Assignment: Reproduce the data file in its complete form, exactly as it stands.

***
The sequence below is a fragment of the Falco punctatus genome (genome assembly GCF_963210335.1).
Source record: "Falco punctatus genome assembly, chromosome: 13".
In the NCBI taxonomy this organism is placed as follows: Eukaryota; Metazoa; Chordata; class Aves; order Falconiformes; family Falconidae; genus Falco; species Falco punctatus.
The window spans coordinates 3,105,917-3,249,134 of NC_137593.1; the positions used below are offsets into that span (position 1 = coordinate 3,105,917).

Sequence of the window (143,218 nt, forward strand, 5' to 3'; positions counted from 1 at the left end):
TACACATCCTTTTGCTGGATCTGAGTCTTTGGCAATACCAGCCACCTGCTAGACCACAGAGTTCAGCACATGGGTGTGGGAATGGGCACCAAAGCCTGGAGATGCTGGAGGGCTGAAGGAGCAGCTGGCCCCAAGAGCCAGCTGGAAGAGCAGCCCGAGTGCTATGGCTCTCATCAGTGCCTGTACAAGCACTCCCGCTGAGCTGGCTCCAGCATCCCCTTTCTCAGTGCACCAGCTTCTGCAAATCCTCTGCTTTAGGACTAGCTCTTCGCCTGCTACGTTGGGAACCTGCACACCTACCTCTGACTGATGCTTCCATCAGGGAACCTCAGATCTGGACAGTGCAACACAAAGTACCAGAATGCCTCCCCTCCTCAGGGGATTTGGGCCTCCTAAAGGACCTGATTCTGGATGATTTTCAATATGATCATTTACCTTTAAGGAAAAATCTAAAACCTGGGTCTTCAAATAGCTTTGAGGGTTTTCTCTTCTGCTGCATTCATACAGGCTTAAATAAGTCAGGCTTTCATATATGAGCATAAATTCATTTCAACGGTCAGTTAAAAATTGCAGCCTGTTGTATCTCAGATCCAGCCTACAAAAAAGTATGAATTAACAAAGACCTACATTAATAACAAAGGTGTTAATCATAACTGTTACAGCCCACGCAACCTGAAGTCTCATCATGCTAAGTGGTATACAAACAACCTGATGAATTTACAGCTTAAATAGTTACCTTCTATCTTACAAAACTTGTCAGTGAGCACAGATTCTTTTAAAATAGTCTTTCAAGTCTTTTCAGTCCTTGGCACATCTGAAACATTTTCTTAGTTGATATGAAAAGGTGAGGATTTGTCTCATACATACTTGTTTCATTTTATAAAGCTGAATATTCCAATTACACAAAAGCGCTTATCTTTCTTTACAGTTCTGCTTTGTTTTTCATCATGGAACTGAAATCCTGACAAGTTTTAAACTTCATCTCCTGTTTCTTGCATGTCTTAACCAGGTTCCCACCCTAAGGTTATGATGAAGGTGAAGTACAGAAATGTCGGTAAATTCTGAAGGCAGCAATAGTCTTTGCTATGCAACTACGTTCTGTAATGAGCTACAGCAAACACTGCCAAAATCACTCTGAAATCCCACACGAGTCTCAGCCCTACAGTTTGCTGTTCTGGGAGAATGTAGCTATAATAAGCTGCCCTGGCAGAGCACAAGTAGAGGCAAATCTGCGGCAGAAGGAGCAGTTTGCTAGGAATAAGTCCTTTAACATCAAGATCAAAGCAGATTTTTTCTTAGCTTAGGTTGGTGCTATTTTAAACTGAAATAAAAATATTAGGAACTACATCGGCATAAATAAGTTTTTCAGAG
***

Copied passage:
The sequence below is a fragment of the Falco punctatus genome (genome assembly GCF_963210335.1).
Source record: "Falco punctatus genome assembly, chromosome: 13".
In the NCBI taxonomy this organism is placed as follows: Eukaryota; Metazoa; Chordata; class Aves; order Falconiformes; family Falconidae; genus Falco; species Falco punctatus.
The window spans coordinates 3,105,917-3,249,134 of NC_137593.1; the positions used below are offsets into that span (position 1 = coordinate 3,105,917).

Sequence of the window (143,218 nt, forward strand, 5' to 3'; positions counted from 1 at the left end):
TACACATCCTTTTGCTGGATCTGAGTCTTTGGCAATACCAGCCACCTGCTAGACCACAGAGTTCAGCACATGGGTGTGGGAATGGGCACCAAAGCCTGGAGATGCTGGAGGGCTGAAGGAGCAGCTGGCCCCAAGAGCCAGCTGGAAGAGCAGCCCGAGTGCTATGGCTCTCATCAGTGCCTGTACAAGCACTCCCGCTGAGCTGGCTCCAGCATCCCCTTTCTCAGTGCACCAGCTTCTGCAAATCCTCTGCTTTAGGACTAGCTCTTCGCCTGCTACGTTGGGAACCTGCACACCTACCTCTGACTGATGCTTCCATCAGGGAACCTCAGATCTGGACAGTGCAACACAAAGTACCAGAATGCCTCCCCTCCTCAGGGGATTTGGGCCTCCTAAAGGACCTGATTCTGGATGATTTTCAATATGATCATTTACCTTTAAGGAAAAATCTAAAACCTGGGTCTTCAAATAGCTTTGAGGGTTTTCTCTTCTGCTGCATTCATACAGGCTTAAATAAGTCAGGCTTTCATATATGAGCATAAATTCATTTCAACGGTCAGTTAAAAATTGCAGCCTGTTGTATCTCAGATCCAGCCTACAAAAAAGTATGAATTAACAAAGACCTACATTAATAACAAAGGTGTTAATCATAACTGTTACAGCCCACGCAACCTGAAGTCTCATCATGCTAAGTGGTATACAAACAACCTGATGAATTTACAGCTTAAATAGTTACCTTCTATCTTACAAAACTTGTCAGTGAGCACAGATTCTTTTAAAATAGTCTTTCAAGTCTTTTCAGTCCTTGGCACATCTGAAACATTTTCTTAGTTGATATGAAAAGGTGAGGATTTGTCTCATACATACTTGTTTCATTTTATAAAGCTGAATATTCCAATTACACAAAAGCGCTTATCTTTCTTTACAGTTCTGCTTTGTTTTTCATCATGGAACTGAAATCCTGACAAGTTTTAAACTTCATCTCCTGTTTCTTGCATGTCTTAACCAGGTTCCCACCCTAAGGTTATGATGAAGGTGAAGTACAGAAATGTCGGTAAATTCTGAAGGCAGCAATAGTCTTTGCTATGCAACTACGTTCTGTAATGAGCTACAGCAAACACTGCCAAAATCACTCTGAAATCCCACACGAGTCTCAGCCCTACAGTTTGCTGTTCTGGGAGAATGTAGCTATAATAAGCTGCCCTGGCAGAGCACAAGTAGAGGCAAATCTGCGGCAGAAGGAGCAGTTTGCTAGGAATAAGTCCTTTAACATCAAGATCAAAGCAGATTTTTTCTTAGCTTAGGTTGGTGCTATTTTAAACTGAAATAAAAATATTAGGAACTACATCGGCATAAATAAGTTTTTCAGAG